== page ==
23 (118) 2016
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Scale up for innovation

by Patrycja Gołos, public policy and corporate affairs director, UPC Poland
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Differentiate or die – in today's world of digital services these words are more relevant than ever. We are currently witnessing the differences between suppliers from different sectors and industries fading out.

The reason why a given offer may appeal to a consumer is definitely innovation – understood not only as implementing the latest technical achievements but also as a new approach towards customers' needs.

There is no doubt that the market of digital services, such as television, internet or telephone has become the customer's market. Places with only one operator are becoming rare, the time of monopoly is practically over as due to technological development operators who traditionally come from other industries have now introduced complementary services. For technological reasons it is also difficult today to talk about a local market – thanks to the internet, global content suppliers have sprung up, as there are no actual borders any more.

The customer is also changing. The latest Ericsson ConsumerLab study has shown some trends, described in the 10 Hot Consumer Trends for 2016 report. It proves what today's consumers expect and how they are persuaded that artificial intelligence will soon make it possible to interact with devices, without the need to use a smart phone, which – according to respondents – will vanish within the next five years anyway, as it will be replaced by other devices. Consumers expect the virtual technology to accompany them almost any time and anywhere, during their everyday activities. Operators have to be prepared for the changes.

Freedom and mobility

According to the Smart Book report prepared by a think tank, mobile media consumption will become a standard. A TV set is not the only device to on which one can watch television any more. The ever faster pace of living makes us want to have access to our favourite content anywhere we are. Two out of free respondents of the Corporate Profiles Consulting study ordered by UPC watch their favourite programmes on their laptops; over half of those in younger groups (19-24 years old), that is 53%, wants to watch television on their smart phones. Additionally, when watching television, we tend to use another device in order to find additional information, eg statistics of the game being watched, or to comment live in the social media on what we see at a given moment.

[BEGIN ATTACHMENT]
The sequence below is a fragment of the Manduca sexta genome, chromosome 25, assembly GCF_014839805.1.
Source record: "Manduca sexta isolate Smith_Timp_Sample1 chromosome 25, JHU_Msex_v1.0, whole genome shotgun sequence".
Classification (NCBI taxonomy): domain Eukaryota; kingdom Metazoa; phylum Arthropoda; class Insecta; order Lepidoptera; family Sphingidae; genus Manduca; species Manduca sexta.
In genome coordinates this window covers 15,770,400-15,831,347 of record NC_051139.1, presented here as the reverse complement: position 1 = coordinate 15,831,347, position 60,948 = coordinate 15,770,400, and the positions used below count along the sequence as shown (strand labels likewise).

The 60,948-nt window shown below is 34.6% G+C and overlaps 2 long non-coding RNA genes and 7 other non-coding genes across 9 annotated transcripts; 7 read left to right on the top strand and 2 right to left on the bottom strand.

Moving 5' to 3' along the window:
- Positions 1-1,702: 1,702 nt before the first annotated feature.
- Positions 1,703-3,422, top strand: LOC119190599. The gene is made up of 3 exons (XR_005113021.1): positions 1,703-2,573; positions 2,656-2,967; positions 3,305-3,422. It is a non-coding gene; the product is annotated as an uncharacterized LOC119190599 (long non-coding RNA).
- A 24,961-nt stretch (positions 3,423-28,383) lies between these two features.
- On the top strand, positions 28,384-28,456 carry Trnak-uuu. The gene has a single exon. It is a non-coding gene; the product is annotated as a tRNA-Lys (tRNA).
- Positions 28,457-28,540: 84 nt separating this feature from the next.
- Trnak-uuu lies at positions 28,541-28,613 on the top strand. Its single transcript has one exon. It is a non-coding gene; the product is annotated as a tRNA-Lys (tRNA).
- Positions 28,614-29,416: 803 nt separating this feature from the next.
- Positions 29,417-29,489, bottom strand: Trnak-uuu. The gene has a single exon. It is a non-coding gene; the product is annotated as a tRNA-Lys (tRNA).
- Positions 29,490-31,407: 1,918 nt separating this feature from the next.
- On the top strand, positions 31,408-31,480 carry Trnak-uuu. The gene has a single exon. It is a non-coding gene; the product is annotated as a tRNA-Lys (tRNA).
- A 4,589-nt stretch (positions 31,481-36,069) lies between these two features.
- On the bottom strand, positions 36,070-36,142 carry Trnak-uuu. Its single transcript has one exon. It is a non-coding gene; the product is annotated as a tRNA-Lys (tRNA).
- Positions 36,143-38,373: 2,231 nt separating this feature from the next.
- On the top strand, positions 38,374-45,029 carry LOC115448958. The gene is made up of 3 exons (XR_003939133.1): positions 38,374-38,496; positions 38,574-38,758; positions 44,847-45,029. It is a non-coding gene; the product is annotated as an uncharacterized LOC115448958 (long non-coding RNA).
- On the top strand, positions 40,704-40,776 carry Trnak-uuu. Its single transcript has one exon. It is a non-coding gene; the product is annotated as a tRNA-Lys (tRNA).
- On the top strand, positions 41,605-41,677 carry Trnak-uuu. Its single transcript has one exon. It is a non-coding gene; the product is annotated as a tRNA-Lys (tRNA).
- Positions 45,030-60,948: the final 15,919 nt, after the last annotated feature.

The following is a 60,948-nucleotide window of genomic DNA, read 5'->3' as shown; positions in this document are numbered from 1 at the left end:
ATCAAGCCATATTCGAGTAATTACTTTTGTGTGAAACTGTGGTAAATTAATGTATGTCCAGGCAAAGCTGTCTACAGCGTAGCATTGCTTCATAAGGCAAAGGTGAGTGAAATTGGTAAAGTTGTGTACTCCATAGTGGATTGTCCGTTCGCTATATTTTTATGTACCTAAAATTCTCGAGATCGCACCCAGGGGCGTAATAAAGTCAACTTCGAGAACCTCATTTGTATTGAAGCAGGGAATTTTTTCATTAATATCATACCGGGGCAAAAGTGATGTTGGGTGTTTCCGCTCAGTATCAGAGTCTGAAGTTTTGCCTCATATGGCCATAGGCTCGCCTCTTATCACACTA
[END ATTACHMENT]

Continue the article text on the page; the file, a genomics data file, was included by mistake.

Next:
Operators can draw a simple conclusion here: they should invest in innovative solutions which would connect the worlds of television and Internet, merge digital services, and allow them onto mobile devices. And it does not matter any more whether an operator comes from the mobile or the wired communication sector. The customers of UPC Polska, a cable operator, can use their mobile devices to download an application that makes it possible to access television and also content on demand at any place and on multiple devices simultaneously. This means that a customer of this operator not only has their television on a tram or while walking through a park, but also in their own room while other household members can traditionally sit in front of a TV set in the living room. Freedom means here that at a given moment each household member can watch something different.


Based on 10 Hot Consumer Trends for 2016 report, teenagers watch video content much more often than other age groups. Of those between 16-19 years old, 40% spend over an hour daily on YouTube. This is another dimension of freedom which today's customers of digital services expect. Another dimension of innovation. It means that we are going to reach for whatever we feel like watching, and not only linear services offered to us by broadcasters as part of their daily programming. The fact that OTT players (internet content providers) have entered the market has already changed the way TV shows are watched, making it unnecessary to wait the whole week for the next episode – today a new season is most often watched as a whole, online, which TV channels understand, often offering all-day or all-night TV show marathons. For operators this means investment – both in set-top boxes which enable internet connection, or even have an application which takes us directly to YouTube for example, but also investment in technology, including VoD services and content which would meet customers' needs (such as the MyPrime library from UPC, including not only films but also well-known TV shows). Only those operators which provide appropriate content available for the customer at any time and place be able to differentiate their offerings to the market.


When talking about investment in innovation, expanding scale should be mentioned, which is necessary when investing often millions in developing infrastructure and technology, as well as providing customers with rich content selection. And this has to mean consolidation of the players on the telecoms market. For example, the European market of cable operators is still dispersed but it is especially visible in Poland, where a few hundred entities operate as compared to one or even a few operators, as it is in the developed markets of the Western Europe, eg in the Netherlands or the UK. Consolidation is then necessary if we want the Polish digital services market to be really innovative. Thus, the key for an operator to differentiate on this more and more competitive market are three interrelated words which stem from each other: consolidation, investment and innovation.

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